Carbon, Birch, Silver, Rooms: New Works by Matthew Brandt
Yossi Milo Gallery is pleased to present Carbon, Birch, Silver, Rooms, an exhibition of new works by Matthew Brandt. The show will be on view through Saturday, December 11. This is the artist’s fourth exhibition with the gallery and is an arrangement of four distinct bodies of work.
The works in Carbon, Birch, Silver, Rooms continue Brandt’s experimental processes inspired by the natural world, and further articulate complexities within landscape picture-making traditions. As described by the artist, “Light is a strange thing to hold, and this exhibition has something to do with this undertaking.” Featured are black carbon prints, laser-engraved birch plywood pieces, gelatin silver prints doused in liquid silver, and a selection of reclaimed chandeliers from various rooms. Together, these works address the interrelationship of light and dark, and their influence on the subject, material, and observer.
In his series, Birch, Matthew Brandt continues his characteristic process of facilitating dialogue between subject and material, allowing the subject to participate in the creation of the work itself. The series features photographs of birch trees around St. Petersburg, Russia, where Brandt’s interest in the cultural and national importance of the revered trees was sparked. Each image is precisely laser-engraved into a piece of 71" x 41" birch plywood. Brandt then scorches the wood, further darkening its surface, and applies gold leaf, creating a luminous opening into the image and inviting the viewer to experience the texture of the trees themselves through a photograph.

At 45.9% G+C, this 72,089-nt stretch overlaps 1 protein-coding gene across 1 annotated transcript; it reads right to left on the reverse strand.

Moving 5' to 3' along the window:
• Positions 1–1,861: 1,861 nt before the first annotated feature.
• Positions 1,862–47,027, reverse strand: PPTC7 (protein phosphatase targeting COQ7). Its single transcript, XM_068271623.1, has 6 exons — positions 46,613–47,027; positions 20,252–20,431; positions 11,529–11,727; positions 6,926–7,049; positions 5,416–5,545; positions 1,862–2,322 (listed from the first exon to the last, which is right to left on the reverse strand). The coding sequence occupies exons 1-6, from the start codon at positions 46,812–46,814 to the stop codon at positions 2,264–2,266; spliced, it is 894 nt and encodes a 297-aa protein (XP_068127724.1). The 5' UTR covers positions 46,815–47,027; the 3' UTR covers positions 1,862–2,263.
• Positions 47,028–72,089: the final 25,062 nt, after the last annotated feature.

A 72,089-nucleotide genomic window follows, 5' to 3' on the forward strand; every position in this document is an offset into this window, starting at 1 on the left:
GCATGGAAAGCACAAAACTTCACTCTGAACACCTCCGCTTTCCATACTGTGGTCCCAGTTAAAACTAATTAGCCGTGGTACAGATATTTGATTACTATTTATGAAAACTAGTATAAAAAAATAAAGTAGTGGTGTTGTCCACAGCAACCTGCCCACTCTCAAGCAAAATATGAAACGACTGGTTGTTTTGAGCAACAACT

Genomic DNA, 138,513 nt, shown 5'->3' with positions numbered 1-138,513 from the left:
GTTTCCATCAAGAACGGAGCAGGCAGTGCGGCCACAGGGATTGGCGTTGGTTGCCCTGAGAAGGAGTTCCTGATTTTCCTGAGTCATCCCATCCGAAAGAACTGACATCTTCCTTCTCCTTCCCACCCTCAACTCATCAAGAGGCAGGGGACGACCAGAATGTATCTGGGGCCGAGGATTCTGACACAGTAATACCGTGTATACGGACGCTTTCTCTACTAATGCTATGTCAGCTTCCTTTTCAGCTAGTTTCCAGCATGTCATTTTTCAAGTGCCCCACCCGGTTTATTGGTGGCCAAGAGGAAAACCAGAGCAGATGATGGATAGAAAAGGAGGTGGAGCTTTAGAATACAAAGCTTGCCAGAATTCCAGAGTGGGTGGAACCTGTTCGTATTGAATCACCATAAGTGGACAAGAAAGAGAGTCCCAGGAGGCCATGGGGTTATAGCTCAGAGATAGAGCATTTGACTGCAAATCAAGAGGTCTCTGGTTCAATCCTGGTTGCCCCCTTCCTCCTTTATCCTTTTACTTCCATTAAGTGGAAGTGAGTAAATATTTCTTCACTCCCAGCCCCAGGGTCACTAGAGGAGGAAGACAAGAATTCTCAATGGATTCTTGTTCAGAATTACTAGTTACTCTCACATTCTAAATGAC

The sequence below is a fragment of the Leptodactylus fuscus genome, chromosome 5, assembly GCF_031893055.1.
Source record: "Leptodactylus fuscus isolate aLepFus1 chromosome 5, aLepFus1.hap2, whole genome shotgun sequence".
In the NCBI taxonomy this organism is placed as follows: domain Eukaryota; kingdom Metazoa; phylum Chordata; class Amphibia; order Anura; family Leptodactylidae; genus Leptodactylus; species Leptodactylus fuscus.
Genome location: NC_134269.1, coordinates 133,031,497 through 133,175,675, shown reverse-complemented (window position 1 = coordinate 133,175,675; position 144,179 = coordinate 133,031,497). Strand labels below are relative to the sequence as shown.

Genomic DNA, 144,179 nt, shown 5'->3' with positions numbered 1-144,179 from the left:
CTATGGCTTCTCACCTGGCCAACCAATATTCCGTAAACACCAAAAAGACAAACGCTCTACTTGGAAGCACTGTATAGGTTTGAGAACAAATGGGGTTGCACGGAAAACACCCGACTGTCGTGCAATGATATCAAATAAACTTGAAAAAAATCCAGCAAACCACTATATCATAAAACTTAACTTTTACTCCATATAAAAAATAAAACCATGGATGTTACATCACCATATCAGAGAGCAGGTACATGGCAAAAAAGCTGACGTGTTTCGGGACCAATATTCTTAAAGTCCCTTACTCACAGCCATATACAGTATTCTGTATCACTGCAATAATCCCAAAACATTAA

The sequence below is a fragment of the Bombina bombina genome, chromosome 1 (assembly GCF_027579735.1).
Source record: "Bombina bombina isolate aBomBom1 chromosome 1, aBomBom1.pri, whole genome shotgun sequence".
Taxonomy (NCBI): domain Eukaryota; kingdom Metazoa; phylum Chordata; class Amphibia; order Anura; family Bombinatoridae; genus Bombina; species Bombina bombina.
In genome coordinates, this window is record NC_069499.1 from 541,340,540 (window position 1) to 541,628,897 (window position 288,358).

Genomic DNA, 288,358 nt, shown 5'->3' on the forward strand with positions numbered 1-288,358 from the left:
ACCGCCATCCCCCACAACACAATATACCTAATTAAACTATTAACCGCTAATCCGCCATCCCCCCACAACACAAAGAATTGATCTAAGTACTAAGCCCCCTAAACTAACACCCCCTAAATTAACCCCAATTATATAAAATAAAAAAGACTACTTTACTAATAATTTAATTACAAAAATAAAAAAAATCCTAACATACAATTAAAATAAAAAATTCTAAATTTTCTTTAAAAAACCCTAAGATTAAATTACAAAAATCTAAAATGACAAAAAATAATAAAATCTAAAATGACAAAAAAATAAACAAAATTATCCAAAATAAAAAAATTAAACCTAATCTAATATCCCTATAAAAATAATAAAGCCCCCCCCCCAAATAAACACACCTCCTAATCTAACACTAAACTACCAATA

In contrast to the roughness of the birchwood, the gallery will also present new 71” x 41” pieces from Brandt’s Silver series. Each black-and-white photograph of forests is produced as a gelatin silver print, onto which the artist liberally applies liquid silver to reference and accentuate the material by which the photograph was made. The smooth, reflective surface of the Silver works, reminiscent of an antique mirror, not only illustrates the material used, but ties in the viewer and their surroundings as subjects of the work.
For his Carbon series, Brandt collects the burned materials from sites devastated by the California wildfires and uses them to explore the historic practice of carbon printing. The charred materials, mostly wood, act as the pigment, while blackout fabric is used instead of paper. The result is a dark yet detailed representation of the area in which the material was collected. Black on black, the image reveals itself through a subtle tonality and glossy sheen. The final outcome acts like a memory: a window into a world where the subject of the work once existed.
The repurposed chandeliers in Brandt’s Rooms series represent a “photographic record of the room [they] once occupied.” The artist, while purchasing each used chandelier from the seller, is entrusted to take a panoramic photograph of the room the light fixture was installed in. At his studio, Brandt deconstructs each chandelier and heat-fuses one facet of the photograph into each glass pendant. Once reassembled, the chandelier depicts a recreation of its former owner’s home in 360-degrees. Entitled according to where the chandelier originated -- Barbara's Living Room or Lance's Study -- the individual glass parts become a photographic lens into the room and carry records of their past.